Because we have volunteered to take the later train and switch to a bus at Ollantaytambo (while the others take the “dome train” all the way back to Cuzco), we have some time to wander around Aguas Caliente – or Machu Picchu village, as the local officials insist it should be called.
If you read any travel guides for Machu Picchu, you are likely to think that extra time in Aguas Caliente is not a good thing. However, we were out shopping last night and I am fond of this little tourist town.First we bid goodbye to the hotel and our room – the hotel wasn’t much (hot water would have been nice), but the gardens and our view of them were delightful.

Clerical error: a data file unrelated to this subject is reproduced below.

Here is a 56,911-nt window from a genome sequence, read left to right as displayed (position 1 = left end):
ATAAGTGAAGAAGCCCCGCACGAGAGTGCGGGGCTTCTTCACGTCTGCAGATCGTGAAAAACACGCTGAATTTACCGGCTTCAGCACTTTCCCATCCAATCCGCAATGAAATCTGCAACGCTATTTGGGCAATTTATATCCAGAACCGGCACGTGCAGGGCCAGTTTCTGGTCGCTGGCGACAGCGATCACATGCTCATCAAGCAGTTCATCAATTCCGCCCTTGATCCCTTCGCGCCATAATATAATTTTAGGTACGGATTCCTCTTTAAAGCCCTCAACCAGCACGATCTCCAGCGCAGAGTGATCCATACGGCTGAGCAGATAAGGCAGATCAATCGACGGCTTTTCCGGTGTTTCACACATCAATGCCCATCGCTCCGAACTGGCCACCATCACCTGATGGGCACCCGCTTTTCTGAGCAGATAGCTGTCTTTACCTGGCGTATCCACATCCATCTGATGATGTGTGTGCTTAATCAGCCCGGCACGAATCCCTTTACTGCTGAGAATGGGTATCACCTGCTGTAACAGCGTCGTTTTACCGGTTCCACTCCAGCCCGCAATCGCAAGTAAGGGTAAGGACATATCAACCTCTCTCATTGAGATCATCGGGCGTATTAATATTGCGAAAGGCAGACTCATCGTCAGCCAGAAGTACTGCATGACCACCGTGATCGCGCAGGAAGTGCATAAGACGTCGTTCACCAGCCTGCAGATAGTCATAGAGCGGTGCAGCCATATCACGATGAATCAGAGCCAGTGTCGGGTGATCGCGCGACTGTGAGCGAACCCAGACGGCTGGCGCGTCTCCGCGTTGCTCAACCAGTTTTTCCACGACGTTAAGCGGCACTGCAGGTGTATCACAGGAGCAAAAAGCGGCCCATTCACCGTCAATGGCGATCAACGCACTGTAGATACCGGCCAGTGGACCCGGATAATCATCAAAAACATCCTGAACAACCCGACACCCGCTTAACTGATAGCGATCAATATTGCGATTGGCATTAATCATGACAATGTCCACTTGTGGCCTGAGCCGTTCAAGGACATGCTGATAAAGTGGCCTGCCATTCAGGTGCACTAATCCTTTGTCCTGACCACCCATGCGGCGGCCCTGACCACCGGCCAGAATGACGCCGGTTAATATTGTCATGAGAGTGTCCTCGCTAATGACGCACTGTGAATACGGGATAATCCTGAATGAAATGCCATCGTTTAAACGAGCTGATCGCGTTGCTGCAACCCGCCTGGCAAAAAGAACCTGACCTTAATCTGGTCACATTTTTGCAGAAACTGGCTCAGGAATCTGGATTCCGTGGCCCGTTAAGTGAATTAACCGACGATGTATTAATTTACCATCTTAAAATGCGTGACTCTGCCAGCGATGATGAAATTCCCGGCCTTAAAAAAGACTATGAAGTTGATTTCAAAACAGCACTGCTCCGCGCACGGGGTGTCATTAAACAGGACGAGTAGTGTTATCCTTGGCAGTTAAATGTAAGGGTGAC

The village itself is a series of stepped “streets” lined with tourist shops and restaurants. It exudes a cheerful goodwill and the surrounding mountains make the little village seem cozy and welcoming.
Below the city’s sloping streets, the Urubamba River tumbles and boils. A broad walking path allows us to wander along the river’s bank, providing a close-up view of the ferociously flowing water. It is an amazing stretch of white water.
Back in the village we settle in at a restaurant across from the hotel, order a round of pisco sours, and await our turn to board the train.